Lesley Heller is excited to announce an upcoming solo exhibition of Nicole Awai.
Nicole Awai is a multi-media artist best known for her work that incorporates non-traditional materials—including nail polish, black resin, and found objects—to create forceful artworks with a sculptural edge that explore elements of the ‘American experience’. Born in Trinidad and based between Austin TX and Brooklyn NY, her practice investigates the interaction between that which comprises the entirety of the Americas, and its relational influence on the United States. “The history of the Americas is about malleability; the shaping and reshaping of resources and culture. It is an evolving, and revolving phenomena of transformation through the movement of bodies and materials,” Awai states. She responds to events and ideas within this interaction, often pulling from her own experience mixed with a language of art history to illustrate points.
Throughout her extensive career, Awai has worked with a diverse range of unusual materials and reoccurring elements. The motif of the ‘Ooze’ for example has long inhabited Awai’s work, first making its appearance in 2001. It is once again present in Envisioning the Liquid Land as an embodying relief element “permeating irrepressible and unrelenting accumulation of our present and past psychological, political and physical reality.” It is a material that to her consumes and mirrors all that it encounters. Some of her pieces are more abstract, while others are specifically representational. Consistent throughout though are the purposely ambiguous spatial familiarities; a multitude of parts that combine into a complex mixture of visual and symbolic elements.
Awai does provide her own version of a map legend within the works though in the form of The Sensation Code. A returning element from her long running series Specimens from Local Ephemera (2003–2011), The Sensation Code is a method of demarcation, naming, placing, situating, assignment and identification. It consists of chips of nail polish lacquers arranged and listed with their corresponding manufacture’s color names and cosmetic company’s designations. This legend—with names like Invincible, Black and Blue or All the White Stuff—is there for viewers to use as they will, at their will.
Awai’s painted relief works on paper in this exhibition are also informed by her research for other recent projects including as her multi media installation, Persistent Resistance of the Liquid Land for the exhibition Alchemy at BRIC in Brooklyn (2018) and Spirit of Persistent Resistance of the Liquid Land, commissioned by the New York Times for the Op-Ed project: Monuments for a New Era (August 12th, 2018), where six artists—Nicole Awai, Dread Scott, Titus Kaphar, Ekene Ijeoma, Ariel Renee Jackson and Kenya Robinson—were asked to imagine replacements for recently removed statues celebrating the Confederacy. Works in the exhibition also make reference to Reclaimed Water CC’d, a poster image Awai created for the on-going exhibition: New Monuments for New Cities for the High Line Network Initiative.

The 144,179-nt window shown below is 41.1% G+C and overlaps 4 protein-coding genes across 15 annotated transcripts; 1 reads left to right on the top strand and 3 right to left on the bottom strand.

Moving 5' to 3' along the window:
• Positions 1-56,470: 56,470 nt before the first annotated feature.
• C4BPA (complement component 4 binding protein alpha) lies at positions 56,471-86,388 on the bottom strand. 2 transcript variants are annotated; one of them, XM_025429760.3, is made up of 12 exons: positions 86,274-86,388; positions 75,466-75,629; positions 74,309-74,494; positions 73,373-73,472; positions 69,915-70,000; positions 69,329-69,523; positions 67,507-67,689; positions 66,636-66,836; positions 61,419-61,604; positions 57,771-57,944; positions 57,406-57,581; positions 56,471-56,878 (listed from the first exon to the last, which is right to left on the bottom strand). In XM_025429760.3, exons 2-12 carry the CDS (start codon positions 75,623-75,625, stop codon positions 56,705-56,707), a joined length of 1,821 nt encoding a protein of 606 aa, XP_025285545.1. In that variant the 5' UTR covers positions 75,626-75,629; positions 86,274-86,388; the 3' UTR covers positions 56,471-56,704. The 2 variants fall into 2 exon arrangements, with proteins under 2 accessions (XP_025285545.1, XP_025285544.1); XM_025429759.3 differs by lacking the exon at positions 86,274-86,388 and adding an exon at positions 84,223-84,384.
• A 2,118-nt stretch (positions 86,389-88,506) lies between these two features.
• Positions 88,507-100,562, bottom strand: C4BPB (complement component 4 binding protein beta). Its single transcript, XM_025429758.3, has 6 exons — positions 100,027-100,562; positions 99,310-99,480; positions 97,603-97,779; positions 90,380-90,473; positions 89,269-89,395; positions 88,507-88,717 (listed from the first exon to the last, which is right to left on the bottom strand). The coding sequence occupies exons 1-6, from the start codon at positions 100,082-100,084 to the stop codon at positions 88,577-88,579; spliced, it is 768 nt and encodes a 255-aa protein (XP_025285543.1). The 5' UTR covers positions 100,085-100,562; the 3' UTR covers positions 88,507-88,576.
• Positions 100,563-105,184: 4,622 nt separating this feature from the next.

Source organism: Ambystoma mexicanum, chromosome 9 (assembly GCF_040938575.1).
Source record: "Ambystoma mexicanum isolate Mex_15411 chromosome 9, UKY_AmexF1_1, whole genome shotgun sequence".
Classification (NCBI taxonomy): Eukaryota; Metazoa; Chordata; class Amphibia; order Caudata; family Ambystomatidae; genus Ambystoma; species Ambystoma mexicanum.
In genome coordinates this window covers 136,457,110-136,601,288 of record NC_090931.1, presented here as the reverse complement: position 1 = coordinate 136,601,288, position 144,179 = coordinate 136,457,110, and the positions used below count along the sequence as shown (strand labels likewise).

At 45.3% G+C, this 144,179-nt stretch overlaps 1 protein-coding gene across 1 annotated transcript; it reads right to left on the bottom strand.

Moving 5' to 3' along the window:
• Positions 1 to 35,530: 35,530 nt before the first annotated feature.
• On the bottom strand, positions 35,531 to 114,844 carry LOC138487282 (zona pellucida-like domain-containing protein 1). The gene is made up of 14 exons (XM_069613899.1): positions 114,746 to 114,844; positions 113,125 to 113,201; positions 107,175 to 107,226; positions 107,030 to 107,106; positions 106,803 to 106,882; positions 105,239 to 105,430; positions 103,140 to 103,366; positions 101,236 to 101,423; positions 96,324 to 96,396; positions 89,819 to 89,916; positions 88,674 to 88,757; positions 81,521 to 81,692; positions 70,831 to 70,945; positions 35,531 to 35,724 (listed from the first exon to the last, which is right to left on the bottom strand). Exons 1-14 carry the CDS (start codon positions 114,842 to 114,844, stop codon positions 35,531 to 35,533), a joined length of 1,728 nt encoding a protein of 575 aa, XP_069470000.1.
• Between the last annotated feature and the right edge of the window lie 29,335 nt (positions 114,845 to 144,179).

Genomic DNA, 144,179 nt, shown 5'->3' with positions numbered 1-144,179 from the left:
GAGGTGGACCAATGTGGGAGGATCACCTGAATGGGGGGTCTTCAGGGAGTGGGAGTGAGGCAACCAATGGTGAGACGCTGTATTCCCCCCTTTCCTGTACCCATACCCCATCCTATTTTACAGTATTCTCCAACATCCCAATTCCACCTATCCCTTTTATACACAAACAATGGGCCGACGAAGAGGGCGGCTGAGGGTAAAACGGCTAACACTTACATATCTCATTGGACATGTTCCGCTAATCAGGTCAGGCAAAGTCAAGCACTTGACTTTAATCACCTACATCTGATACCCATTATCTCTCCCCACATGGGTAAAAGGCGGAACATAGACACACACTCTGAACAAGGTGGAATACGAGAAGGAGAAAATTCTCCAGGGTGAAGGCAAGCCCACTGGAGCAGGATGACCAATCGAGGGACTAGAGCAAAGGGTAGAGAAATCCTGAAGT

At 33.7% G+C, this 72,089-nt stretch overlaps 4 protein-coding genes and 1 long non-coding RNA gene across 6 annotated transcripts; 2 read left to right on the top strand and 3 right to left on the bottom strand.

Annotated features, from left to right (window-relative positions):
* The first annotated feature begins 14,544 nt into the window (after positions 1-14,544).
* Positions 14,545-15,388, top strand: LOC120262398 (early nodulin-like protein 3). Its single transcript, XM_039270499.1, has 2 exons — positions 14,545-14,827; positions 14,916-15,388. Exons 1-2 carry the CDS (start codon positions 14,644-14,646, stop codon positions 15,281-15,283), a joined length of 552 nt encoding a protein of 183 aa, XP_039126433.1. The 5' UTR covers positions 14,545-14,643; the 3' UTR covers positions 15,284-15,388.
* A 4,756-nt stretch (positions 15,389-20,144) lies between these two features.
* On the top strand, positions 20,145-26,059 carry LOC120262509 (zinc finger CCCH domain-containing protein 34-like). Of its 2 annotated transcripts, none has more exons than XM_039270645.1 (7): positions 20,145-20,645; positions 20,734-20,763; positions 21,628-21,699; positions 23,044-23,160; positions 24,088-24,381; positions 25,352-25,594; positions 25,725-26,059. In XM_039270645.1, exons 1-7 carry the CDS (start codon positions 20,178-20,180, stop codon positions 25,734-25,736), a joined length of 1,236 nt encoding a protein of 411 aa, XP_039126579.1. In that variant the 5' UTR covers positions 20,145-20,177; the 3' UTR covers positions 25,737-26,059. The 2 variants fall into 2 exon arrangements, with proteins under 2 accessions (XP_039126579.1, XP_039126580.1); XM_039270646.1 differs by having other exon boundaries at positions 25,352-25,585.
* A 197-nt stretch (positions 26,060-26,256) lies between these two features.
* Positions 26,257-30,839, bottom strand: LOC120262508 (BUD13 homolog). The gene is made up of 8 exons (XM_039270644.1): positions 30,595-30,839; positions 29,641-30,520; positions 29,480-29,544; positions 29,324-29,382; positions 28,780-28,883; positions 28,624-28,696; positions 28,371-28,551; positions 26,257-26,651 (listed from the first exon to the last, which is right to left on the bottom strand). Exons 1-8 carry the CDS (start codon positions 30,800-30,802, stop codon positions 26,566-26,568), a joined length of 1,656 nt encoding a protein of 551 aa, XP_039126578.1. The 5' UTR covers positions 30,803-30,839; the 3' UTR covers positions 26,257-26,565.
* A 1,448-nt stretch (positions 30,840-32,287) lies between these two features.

This inextricable union—of inherent narratives and inescapable histories that are embedded in all materiality—is the basis for Envisioning the Liquid Land, a painted and sculptural interpretation/manifestation on the process of cultural dominance and assimilation in the Americas.
Nicole Awai (b. 1966, Trinidad) earned her Master’s Degree in Multimedia Art from the University of South Florida in 1996. She attended the Showhegan School of Painting and Sculpture residency (1997) and was artist in residence at the Studio Museum in Harlem in 2000. Awai was a featured artist in the 2005 Initial Public Offerings series at the Whitney Museum of American Art and was awarded the Joan Mitchell Foundation Painters and Sculptors Grant in 2011 and an Art Matters Grant in 2012.
Her work has been included in seminal museum exhibitions including Greater New York: New Art in New York Now, at P.S. 1/ MOMA (2000), the Biennale of Ceramic in Contemporary Art (2003), Open House: Working in Brooklyn (2004), Infinite Island: Contemporary Caribbean Art (2007) both at the Brooklyn Museum; Pacific Standard Time: LA/LA II, A Getty Initiative; New Monuments for New Cities, The High Line Network, (travelling show) Houston, Austin, Chicago, Toronto and New York City; Relational Undercurrents: Contemporary Art of the Caribbean Archipelago, (travelling show), Portland Museum of Art, Delaware Art Museum, Philip Frost Art Museum; and the 2008 Busan Biennale in Korea.
Her work has also been exhibited at the Queens Museum, Kemper Museum of Contemporary, The Vilcek Foundation, The Biennale of the Caribbean in Aruba (2013), and Susan Inglett Gallery. Other recent exhibitions include Figuring the Floral, Wave Hill, NY; Summer Affairs at Barbara Davis Gallery, Houston, TX. SHE: Deconstructing Female Identity at ArtsWestchester and Splotch at Sperone Westwater. Awai was a Critic at the Yale School of Art in the Department of Painting and Printmaking from 2009-2015 and is currently faculty in the Department of Art and Art History at the University of Texas at Austin.